Tag: Willard R. Moulton

First Battle of Bull Run

First Battle of Bull Run

Also known as the First Battle of Manassas

In July 1861, the 90 day enlistments of soldiers in the Union regiments were about to run out and President Lincoln urged Union General Irwin McDowell to engage the Confederate Army, commanded in the field by General Beauregard. On July 18, 1861, McDowell and the 37,000 soldiers of the Army of the Potomac marched into Virginia. Many civilians, including Congressmen, rode out to see the destruction of the Confederate Army.

The two armies met at Bull Run creek near Manassas Junction, Virginia on July 21st just after 9 A.M. Uniform colors were not yet consistent with some Union regiments wearing grey and some Confederate units in blue. Both armies were untried but shared the belief that this battle would end with their side victorious and that the War would end within months.

Fighting went back and forth throughout the day. Confederate General Thomas J. Jackson’s Virginia brigade firmly held the high ground in the middle of the line. General Bernard Bee rallied his Confederate troops by saying: “Look, there is Jackson with his Virginians, standing like a stonewall!”, and General Thomas Jackson became immortalized as “Stonewall” Jackson. Confederate reinforcements arrived late in the afternoon and General Beauregard ordered a massive counterattack at 4 P.M. The Confederates attacked “yelling like furies” at Jackson’s urging and the rebel yell was first heard on a Civil War battlefield. The Union line broke and most regiments ran to the rear in disarray. Combined casualties of both armies killed, wounded and missing was about 4,500.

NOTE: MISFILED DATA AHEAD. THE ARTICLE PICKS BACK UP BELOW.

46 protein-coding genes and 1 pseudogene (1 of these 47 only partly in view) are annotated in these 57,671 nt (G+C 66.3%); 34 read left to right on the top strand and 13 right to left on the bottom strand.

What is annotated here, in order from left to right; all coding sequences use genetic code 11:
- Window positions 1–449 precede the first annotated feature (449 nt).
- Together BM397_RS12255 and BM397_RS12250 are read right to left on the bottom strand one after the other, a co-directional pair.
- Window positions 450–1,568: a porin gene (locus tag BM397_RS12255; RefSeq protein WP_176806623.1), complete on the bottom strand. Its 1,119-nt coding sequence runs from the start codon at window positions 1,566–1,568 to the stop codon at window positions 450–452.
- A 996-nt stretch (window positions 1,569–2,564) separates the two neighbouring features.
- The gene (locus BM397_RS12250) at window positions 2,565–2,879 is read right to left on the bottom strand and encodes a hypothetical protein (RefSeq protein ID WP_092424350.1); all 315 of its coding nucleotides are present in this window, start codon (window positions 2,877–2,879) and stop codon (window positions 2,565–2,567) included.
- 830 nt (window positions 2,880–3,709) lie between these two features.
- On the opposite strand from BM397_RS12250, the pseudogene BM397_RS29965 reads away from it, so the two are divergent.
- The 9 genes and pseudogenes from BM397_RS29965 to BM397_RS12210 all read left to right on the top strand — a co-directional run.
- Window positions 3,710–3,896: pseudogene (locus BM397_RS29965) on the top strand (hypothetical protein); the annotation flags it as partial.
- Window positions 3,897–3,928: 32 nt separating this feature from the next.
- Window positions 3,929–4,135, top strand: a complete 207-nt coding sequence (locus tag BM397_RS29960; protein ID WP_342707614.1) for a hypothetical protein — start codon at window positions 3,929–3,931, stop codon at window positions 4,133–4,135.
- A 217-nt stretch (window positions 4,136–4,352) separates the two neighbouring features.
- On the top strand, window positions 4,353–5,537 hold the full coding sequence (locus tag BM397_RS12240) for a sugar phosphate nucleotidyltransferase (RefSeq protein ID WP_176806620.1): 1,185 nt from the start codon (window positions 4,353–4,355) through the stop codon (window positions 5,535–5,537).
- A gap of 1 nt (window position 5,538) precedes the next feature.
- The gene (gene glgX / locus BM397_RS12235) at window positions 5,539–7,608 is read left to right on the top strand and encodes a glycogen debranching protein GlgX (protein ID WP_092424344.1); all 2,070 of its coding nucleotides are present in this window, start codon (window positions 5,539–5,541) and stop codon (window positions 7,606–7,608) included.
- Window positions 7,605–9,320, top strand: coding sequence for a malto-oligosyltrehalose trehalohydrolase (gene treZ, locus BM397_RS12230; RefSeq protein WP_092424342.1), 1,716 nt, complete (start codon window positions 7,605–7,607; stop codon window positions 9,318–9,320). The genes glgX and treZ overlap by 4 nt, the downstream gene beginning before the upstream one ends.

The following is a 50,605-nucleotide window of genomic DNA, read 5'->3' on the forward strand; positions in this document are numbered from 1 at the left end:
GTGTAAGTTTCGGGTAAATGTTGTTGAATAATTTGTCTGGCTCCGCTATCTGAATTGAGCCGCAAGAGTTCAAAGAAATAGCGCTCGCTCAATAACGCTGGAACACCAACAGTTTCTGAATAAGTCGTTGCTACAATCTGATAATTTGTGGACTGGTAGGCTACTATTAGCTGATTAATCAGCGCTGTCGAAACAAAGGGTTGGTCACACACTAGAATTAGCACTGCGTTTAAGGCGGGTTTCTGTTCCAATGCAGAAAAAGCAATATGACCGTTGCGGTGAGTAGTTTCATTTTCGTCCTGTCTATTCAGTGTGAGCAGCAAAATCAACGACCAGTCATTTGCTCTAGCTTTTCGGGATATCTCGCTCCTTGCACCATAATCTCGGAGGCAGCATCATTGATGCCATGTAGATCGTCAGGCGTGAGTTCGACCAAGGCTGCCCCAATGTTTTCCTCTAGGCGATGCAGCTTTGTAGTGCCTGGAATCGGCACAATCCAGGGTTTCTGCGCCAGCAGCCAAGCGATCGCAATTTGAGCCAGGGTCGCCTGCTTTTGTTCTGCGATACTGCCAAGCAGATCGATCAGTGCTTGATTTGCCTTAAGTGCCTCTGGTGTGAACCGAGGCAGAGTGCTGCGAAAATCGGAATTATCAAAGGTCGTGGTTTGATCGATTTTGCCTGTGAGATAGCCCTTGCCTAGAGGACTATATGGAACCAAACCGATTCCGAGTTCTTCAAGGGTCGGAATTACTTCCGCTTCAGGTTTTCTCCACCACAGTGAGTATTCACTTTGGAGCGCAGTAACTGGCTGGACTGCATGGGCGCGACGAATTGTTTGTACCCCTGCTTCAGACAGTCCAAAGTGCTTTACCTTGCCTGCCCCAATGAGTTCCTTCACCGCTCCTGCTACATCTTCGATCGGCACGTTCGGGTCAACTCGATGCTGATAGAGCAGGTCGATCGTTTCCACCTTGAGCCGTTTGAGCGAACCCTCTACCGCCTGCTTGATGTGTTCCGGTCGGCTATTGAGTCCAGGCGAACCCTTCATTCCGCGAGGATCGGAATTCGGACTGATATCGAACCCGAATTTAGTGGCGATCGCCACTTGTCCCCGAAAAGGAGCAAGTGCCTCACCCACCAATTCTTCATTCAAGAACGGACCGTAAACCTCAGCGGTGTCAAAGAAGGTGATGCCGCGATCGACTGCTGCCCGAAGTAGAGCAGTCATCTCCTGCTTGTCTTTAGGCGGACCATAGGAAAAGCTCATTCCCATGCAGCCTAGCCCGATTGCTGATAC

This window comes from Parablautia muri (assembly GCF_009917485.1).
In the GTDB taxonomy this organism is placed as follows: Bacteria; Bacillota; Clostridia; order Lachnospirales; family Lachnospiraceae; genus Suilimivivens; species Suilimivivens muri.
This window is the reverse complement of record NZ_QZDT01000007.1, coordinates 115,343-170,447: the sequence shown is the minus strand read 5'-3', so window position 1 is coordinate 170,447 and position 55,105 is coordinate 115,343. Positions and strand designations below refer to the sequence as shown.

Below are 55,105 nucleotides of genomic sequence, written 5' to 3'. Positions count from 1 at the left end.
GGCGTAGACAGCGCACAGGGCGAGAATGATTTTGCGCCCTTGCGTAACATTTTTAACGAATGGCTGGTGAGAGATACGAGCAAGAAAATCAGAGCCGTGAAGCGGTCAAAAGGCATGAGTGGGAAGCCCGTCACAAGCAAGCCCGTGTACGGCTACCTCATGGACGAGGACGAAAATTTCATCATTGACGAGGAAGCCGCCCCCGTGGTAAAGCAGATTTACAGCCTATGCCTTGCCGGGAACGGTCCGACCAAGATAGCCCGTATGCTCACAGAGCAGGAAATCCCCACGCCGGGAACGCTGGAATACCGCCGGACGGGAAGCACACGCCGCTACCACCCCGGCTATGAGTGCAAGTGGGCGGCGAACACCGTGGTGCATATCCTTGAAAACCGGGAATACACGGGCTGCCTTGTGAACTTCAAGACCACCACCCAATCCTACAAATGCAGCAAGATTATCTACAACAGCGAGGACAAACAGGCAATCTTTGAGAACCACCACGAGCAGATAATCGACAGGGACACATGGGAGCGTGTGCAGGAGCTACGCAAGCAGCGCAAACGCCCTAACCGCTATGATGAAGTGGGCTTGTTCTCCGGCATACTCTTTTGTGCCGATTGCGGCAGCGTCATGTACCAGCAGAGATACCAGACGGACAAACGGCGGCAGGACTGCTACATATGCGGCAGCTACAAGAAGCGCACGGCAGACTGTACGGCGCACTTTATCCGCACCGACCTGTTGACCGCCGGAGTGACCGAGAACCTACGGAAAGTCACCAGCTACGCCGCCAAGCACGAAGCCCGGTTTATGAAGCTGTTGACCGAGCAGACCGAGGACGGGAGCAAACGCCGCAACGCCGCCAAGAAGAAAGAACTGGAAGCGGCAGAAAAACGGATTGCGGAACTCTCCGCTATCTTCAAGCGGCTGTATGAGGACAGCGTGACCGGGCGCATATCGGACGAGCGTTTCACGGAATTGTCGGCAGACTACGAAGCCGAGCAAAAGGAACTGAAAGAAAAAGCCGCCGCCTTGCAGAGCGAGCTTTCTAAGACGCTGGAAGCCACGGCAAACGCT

The Connecticut Brigade consisting of the 1st, 2nd and 3rd Regiments Connecticut Volunteer Infantry were engaged from 10 A.M. when they met and repelled a body of infantry and cavalry. They were in action until 4 P.M. and retired from the field in good order. Lucius D. Wilson, the first Mansfield soldier to enlist, was in Co. B of the 1st Connecticut and Willard R. Moulton of Co. D of the 3rd Connecticut was captured at the Battle of Bull Run.

Willard R. Moulton

Willard R. Moulton

Willard R. Moulton was a resident of Mansfield on April 25, 1861 when he enlisted as a Corporal in Co. D of the 3rd Regiment Connecticut Volunteer Infantry; he was captured July 21, 1861, Bull Run, Virginia, paroled June 2, 1862 and discharged July 6, 1862. 

He was born about 1842 in Mansfield probably to Harvey and Anna (Turner) Moulton. In the 1850 U.S. census in Mansfield, he is believed to be the Rufus W. Moulton, 19 in the household of Anna Moulton; he was a factory laborer. It is possible that he was the Willard R. Moulton who enlisted as a 1st Sergeant in Co. K of the 4th New York Regiment Volunteer Cavalry on October 30, 1862. That soldier was transferred to Co. D of the 20th Regiment Veteran Reserve Corp on May 19, 1864. 

The Mansfield death record does not list a place of death and stated that he was 33 and was married; the name of his wife was not provided and no pension record has been located for him.

Willard R. Moulton died of consumption on April 2, 1865 and is buried at the Gurleyville Cemetery in Mansfield.

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